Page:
A: In work environments that have hired significant numbers of employees with disabilities, the overall level of recordable injuries has decreased. There is no data that suggests safety challenges rise when a company employs people with disabilities. That said, it is prudent to have plans in place to ensure the safe evacuation of all employees in the event of an emergency. The preparedness plan for your company needs to be inclusive of knowing who may need assistance, and having a strategy that has been documented and rehearsed during normal drills. Apart from building evacuations, any other safety strategies would be developed and executed based on the needs of individual employees. This might include a lighting system that accompanies audible alerts and other minor modifications to the work environment based on identified needs. One simple way to assure safety is to implement a “buddy system” for employees who are deaf, visually impaired, have a mobility disability or who otherwise may need extra assistance during an emergency.
Q: What if an employee needs assistance while at work? Who will provide that assistance?
A: Generally, if an employee needs some form of assistance, a third party provider, such as a sign language interpreter, reader, or personal assistant, provides this. The Inclusion Works staff can assist in identifying these types of resources.
Q: Won’t we be at risk of violating confidentiality regulations like HIPAA if we inquire what candidates and/or employees with disabilities need to perform their job?
A: The conversation with a candidate or employee requesting an accommodation should be focused on the duties of the job and what is needed for them to contribute at their full potential and meet the position’s performance standards. There is no need, nor is it legal, to inquire about an employee’s diagnosis, prognosis, or any other medical details. Talking about job requirements and accommodations (if needed) does not violate confidentiality or HIPAA rules.
Q: What if the person with a disability needs time off, how will work get done if they need time away?
A: For all employees, it is best to manage by objectives. You should hold employees with disabilities to the same performance standards as any other employee. An accommodation might include time to attend a medical appointment or take care of other needs associated with managing their condition. Most companies have dealt with the Family and Medical Leave Act (FMLA), which applies to all employees not just those with disabilities. Consider how your company has handled productivity during FMLA absences.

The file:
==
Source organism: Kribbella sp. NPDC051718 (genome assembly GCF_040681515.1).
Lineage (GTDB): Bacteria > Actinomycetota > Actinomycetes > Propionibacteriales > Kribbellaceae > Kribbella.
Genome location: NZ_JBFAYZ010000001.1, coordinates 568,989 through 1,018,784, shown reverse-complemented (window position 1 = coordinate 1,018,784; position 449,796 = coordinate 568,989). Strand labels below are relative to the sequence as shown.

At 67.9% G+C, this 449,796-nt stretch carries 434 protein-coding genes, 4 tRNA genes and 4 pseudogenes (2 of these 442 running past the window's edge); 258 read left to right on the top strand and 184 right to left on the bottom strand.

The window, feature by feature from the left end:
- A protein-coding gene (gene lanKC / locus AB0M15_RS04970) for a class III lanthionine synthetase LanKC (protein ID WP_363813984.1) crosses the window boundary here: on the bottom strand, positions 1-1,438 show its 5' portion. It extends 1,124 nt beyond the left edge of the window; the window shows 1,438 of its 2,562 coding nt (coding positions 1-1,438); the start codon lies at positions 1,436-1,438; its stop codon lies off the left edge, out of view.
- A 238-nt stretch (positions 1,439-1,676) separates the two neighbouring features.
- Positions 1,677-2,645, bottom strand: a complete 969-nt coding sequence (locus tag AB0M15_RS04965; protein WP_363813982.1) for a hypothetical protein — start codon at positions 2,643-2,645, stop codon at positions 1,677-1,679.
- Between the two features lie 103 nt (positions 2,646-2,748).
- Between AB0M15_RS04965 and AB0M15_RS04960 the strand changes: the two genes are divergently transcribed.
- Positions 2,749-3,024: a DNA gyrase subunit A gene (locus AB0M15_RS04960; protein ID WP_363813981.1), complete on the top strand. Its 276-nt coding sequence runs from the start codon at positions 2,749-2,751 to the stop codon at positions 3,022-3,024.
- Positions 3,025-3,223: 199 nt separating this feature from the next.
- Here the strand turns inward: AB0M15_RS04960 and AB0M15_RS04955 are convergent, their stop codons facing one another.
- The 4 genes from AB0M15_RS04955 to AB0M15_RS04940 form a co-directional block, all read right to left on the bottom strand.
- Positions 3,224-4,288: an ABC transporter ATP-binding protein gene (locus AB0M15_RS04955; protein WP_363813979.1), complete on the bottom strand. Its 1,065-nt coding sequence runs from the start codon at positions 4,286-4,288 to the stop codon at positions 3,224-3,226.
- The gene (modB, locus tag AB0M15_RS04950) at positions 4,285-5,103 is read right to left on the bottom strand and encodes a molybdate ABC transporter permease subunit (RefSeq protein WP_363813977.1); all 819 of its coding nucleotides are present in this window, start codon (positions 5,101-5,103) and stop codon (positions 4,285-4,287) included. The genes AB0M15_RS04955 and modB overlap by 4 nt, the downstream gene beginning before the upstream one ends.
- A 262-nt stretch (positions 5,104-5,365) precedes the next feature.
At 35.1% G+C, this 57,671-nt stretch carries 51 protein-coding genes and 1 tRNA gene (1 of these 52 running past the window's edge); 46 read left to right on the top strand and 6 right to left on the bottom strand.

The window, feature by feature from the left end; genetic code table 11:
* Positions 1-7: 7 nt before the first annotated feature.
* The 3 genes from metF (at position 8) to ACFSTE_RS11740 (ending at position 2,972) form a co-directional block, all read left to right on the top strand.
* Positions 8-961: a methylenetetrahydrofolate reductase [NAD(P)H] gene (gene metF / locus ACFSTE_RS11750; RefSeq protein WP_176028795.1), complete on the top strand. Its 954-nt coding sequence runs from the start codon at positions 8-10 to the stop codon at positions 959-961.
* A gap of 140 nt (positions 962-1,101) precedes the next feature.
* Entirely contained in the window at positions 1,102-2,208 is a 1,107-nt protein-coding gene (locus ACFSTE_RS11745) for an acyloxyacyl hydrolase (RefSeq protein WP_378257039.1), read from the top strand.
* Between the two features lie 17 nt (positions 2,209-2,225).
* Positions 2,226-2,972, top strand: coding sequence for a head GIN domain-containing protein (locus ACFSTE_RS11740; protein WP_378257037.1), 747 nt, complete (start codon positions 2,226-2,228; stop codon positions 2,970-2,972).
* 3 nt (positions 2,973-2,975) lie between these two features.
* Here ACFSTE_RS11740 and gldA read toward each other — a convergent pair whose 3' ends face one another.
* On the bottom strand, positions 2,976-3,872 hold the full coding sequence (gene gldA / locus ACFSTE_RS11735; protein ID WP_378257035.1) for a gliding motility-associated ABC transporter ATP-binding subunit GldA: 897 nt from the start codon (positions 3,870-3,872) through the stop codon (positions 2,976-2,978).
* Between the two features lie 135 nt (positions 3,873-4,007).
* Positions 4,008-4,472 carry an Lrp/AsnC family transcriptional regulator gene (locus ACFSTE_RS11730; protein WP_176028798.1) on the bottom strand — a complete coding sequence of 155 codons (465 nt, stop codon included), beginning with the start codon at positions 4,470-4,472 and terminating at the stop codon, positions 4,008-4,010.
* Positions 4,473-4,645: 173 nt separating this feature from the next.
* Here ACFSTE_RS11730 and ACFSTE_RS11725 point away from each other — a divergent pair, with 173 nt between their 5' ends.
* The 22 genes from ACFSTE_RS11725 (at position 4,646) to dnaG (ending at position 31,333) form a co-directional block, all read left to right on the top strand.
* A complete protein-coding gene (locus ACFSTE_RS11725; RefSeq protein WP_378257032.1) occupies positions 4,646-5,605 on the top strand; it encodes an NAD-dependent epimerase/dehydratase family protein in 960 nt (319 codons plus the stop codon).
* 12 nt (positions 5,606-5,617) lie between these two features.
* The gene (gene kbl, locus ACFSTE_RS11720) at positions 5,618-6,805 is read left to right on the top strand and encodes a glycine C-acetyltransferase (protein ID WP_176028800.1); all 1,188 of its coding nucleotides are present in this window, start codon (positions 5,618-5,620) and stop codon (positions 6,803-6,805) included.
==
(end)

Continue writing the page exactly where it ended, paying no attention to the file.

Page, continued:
Q: If a person who is blind or has low vision needs materials in alternate format, how will we meet these needs?
A: There are equipment solutions and tools that can either magnify materials or read what is on a computer screen in real time. The Inclusion Works team and or JAN can work with your company to introduce you to these solutions so they are readily available to employees who need them on a just-in-time basis.
Q: If a person who is deaf or hard of hearing needs access to information quickly, how will we meet these needs?
A: Similar to individuals with visual impairments, there are just-in-time solutions including technology tools, closed captioning and real time captioning services that your company can access on short notice. The Inclusion Works team can help to identify these resources.
Q: What if I just feel uncomfortable being around people with disabilities and am reluctant to have people in this population on my team?
A: It is natural to feel uncomfortable with someone or something with which you have had limited or no experience. Over the years, managers have needed to work through feelings of discomfort about including women, individuals from other races and national origins, and people whose primary language is not English, on their teams. While the feelings are natural, the expectation of your company is that every manager will welcome and fully include all employees, including individuals with a disability. You are encouraged to avail yourself of the information and resources your company is making available. The materials will help build your confidence and competence as a manager who is ready to welcome and tap into talent from all dimensions of diversity.
Prepared by the Disability:IN Inclusion Works Team.